Oklahoma, you may have heard, is where the wind comes sweeping down the plains. And indeed, America’s Great Plains have often been targeted as the perfect location for a lot of wind turbines to capture some of those sweeping winds and turn them into something more helpful, like electricity. This interactive map helps give you a sense of just how much of that wind there is.
Created by Nicolas Garcia Belmonte (and really best viewed in Chrome, we’ve found), the map takes the last 72 hours of wind data from the many weather stations across the country and shows you where, how fast, and how cold it’s blowing:
This map just shows direction (which way the pink line is pointing) and speed (how long the line is). You can see that there is, indeed, a lot of wind on the plains, as well as the Atlantic coast–also home to the beach houses of wealthy people, which can sometimes make turbine installation tricky.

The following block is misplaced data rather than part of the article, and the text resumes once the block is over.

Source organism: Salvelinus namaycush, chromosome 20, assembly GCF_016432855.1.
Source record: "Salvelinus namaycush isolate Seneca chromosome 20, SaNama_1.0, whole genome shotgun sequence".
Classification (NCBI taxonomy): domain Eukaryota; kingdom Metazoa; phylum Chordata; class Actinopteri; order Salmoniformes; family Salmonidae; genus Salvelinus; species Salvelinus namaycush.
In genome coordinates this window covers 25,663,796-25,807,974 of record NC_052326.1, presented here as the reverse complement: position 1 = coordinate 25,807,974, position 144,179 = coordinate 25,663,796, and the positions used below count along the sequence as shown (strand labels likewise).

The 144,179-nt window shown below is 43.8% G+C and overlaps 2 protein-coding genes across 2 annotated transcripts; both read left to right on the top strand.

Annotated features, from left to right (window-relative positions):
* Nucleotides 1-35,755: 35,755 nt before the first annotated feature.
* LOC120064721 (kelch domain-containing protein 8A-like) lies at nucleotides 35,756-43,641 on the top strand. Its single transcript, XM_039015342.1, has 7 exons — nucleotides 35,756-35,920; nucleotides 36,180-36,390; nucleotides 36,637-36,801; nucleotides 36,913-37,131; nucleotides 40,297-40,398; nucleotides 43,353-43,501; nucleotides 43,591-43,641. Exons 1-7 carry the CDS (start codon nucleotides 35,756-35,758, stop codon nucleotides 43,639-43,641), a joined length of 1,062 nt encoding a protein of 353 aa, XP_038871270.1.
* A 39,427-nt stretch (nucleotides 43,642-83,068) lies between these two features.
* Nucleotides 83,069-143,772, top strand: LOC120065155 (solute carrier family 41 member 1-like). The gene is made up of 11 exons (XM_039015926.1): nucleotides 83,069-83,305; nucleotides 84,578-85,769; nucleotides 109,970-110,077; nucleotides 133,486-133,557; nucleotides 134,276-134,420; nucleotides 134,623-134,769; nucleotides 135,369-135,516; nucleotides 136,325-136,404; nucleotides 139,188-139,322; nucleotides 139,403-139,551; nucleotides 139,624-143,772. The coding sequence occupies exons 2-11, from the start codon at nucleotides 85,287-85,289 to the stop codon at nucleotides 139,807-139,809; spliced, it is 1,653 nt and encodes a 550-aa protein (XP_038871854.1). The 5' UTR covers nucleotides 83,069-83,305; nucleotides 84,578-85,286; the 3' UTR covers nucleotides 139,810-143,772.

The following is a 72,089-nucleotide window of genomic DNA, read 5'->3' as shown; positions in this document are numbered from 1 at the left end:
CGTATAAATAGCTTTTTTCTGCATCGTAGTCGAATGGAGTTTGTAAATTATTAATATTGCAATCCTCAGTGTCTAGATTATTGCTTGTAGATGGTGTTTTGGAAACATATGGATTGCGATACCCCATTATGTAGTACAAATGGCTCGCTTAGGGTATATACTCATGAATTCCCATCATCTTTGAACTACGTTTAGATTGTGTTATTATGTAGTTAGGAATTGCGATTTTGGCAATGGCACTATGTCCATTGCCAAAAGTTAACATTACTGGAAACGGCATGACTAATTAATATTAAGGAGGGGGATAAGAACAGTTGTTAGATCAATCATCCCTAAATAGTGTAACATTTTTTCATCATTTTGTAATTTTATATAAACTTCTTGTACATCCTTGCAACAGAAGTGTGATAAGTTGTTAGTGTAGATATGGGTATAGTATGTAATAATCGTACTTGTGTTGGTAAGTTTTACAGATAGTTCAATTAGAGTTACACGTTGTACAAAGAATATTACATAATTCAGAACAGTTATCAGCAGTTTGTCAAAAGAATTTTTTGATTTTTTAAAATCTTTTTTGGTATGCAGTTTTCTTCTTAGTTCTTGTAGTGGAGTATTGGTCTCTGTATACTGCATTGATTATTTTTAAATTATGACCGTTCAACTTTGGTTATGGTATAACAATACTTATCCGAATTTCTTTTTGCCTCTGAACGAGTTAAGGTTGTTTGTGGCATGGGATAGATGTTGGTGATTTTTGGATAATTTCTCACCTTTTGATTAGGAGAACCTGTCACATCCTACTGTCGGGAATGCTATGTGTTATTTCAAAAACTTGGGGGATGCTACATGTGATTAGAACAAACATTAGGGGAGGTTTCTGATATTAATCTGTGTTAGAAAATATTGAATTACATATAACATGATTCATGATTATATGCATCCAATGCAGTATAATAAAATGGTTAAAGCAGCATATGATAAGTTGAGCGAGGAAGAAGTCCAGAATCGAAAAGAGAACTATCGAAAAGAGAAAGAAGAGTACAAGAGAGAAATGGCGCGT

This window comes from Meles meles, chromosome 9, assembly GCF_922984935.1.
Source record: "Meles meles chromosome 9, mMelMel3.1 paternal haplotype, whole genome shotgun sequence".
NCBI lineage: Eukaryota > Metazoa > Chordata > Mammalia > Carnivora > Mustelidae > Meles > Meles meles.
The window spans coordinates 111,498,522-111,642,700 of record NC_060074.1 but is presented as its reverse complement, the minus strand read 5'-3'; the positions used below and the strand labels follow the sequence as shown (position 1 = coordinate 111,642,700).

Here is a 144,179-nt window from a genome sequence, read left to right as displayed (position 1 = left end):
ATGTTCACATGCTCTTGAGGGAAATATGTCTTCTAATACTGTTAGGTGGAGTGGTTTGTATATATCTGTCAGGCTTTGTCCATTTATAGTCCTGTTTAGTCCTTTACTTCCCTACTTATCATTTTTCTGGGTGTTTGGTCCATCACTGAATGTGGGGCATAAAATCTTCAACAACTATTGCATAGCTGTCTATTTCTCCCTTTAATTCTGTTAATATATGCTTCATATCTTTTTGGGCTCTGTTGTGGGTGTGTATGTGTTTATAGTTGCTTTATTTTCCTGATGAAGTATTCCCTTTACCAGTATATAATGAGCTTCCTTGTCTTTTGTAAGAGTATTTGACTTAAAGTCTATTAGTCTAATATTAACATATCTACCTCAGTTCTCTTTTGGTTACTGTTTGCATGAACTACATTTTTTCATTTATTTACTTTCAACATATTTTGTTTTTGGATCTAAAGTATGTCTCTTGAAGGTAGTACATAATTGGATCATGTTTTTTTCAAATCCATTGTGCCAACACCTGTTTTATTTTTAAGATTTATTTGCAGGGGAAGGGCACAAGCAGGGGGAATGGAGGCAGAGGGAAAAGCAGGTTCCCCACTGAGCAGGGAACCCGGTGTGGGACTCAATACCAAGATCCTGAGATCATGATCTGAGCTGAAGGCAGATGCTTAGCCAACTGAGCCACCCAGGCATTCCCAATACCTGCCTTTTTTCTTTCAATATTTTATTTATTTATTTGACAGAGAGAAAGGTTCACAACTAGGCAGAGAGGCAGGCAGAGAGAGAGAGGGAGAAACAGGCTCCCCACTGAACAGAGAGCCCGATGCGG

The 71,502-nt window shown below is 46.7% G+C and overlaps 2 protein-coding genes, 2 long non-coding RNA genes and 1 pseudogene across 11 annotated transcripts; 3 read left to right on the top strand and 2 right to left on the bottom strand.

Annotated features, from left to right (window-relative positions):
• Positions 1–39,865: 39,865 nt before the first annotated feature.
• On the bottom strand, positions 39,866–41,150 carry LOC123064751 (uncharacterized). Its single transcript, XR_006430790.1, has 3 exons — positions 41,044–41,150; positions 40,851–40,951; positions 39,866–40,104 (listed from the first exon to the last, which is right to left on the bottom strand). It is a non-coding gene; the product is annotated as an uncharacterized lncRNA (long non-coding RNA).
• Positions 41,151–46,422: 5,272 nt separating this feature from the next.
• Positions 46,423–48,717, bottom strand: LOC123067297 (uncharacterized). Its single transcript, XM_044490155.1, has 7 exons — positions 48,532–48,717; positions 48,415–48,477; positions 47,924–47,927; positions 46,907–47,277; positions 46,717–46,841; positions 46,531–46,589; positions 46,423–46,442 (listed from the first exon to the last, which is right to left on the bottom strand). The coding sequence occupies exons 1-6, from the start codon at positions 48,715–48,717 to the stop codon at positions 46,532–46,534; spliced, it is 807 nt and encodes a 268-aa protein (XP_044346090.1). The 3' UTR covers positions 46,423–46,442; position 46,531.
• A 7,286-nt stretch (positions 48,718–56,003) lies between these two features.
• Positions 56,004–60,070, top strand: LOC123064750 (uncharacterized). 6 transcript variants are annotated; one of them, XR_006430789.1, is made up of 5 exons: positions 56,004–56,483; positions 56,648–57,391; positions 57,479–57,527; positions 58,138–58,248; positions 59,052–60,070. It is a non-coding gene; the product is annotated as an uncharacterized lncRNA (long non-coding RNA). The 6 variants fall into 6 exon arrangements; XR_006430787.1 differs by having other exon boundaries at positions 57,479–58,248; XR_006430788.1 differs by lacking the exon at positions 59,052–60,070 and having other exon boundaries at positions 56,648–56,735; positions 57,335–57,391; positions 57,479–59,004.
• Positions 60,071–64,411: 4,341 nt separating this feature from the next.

This version of the map adds temperature: The darker the circle, the colder it is. Speed, meanwhile, is now indicated by the size of the circle. What’s that insanely large circle in the northeast? That’s the weather station on Mt. Washington in Maine, which records gusts of well over 100 miles per hour (including a record 231 MPH in 1934). Sadly, there isn’t really enough space up there for a wind farm.
With all the talk these days about how far solar is advancing–and, on the flipside, all the problems with Solyndra–it can sometimes seem like we’ve forgotten about the other kinds of power. But that wind is going to be exploited (just ask T. Boone Pickens), and when it is, you’ll have this handy map to know where your power is coming from that day.
Hat tip: Flowing Data